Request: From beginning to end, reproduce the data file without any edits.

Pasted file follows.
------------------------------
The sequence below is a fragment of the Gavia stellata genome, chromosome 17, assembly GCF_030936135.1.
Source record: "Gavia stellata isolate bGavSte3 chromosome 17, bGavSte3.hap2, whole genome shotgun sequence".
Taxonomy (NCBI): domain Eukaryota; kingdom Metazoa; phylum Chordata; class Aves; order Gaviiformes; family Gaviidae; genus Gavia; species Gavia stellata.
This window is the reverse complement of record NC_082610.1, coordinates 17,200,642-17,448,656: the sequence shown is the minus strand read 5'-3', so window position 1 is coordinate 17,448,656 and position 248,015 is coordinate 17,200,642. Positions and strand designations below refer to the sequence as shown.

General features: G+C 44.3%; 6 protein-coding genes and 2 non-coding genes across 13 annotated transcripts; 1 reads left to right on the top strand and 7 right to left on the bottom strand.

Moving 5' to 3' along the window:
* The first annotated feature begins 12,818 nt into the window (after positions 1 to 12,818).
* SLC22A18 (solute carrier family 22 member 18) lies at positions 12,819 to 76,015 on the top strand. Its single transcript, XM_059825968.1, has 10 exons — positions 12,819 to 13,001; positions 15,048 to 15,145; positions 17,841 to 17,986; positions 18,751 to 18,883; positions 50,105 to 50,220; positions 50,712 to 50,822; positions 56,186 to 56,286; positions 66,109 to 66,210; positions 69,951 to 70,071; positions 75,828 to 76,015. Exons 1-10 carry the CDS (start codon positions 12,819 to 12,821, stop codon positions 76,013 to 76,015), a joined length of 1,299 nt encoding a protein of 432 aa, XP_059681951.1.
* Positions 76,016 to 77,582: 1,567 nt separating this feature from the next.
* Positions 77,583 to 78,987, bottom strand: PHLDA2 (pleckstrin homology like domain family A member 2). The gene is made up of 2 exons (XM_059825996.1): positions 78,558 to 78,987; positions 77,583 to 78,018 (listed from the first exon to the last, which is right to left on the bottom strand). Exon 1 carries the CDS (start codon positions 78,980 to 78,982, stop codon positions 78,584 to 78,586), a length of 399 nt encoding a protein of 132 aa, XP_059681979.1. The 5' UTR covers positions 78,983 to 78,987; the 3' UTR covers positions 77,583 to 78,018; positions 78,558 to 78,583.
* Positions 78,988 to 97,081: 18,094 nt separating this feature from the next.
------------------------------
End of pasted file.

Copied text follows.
The sequence below is a fragment of the Gavia stellata genome, chromosome 17, assembly GCF_030936135.1.
Source record: "Gavia stellata isolate bGavSte3 chromosome 17, bGavSte3.hap2, whole genome shotgun sequence".
Taxonomy (NCBI): domain Eukaryota; kingdom Metazoa; phylum Chordata; class Aves; order Gaviiformes; family Gaviidae; genus Gavia; species Gavia stellata.
This window is the reverse complement of record NC_082610.1, coordinates 17,200,642-17,448,656: the sequence shown is the minus strand read 5'-3', so window position 1 is coordinate 17,448,656 and position 248,015 is coordinate 17,200,642. Positions and strand designations below refer to the sequence as shown.

General features: G+C 44.3%; 6 protein-coding genes and 2 non-coding genes across 13 annotated transcripts; 1 reads left to right on the top strand and 7 right to left on the bottom strand.

Moving 5' to 3' along the window:
* The first annotated feature begins 12,818 nt into the window (after positions 1 to 12,818).
* SLC22A18 (solute carrier family 22 member 18) lies at positions 12,819 to 76,015 on the top strand. Its single transcript, XM_059825968.1, has 10 exons — positions 12,819 to 13,001; positions 15,048 to 15,145; positions 17,841 to 17,986; positions 18,751 to 18,883; positions 50,105 to 50,220; positions 50,712 to 50,822; positions 56,186 to 56,286; positions 66,109 to 66,210; positions 69,951 to 70,071; positions 75,828 to 76,015. Exons 1-10 carry the CDS (start codon positions 12,819 to 12,821, stop codon positions 76,013 to 76,015), a joined length of 1,299 nt encoding a protein of 432 aa, XP_059681951.1.
* Positions 76,016 to 77,582: 1,567 nt separating this feature from the next.
* Positions 77,583 to 78,987, bottom strand: PHLDA2 (pleckstrin homology like domain family A member 2). The gene is made up of 2 exons (XM_059825996.1): positions 78,558 to 78,987; positions 77,583 to 78,018 (listed from the first exon to the last, which is right to left on the bottom strand). Exon 1 carries the CDS (start codon positions 78,980 to 78,982, stop codon positions 78,584 to 78,586), a length of 399 nt encoding a protein of 132 aa, XP_059681979.1. The 5' UTR covers positions 78,983 to 78,987; the 3' UTR covers positions 77,583 to 78,018; positions 78,558 to 78,583.
* Positions 78,988 to 97,081: 18,094 nt separating this feature from the next.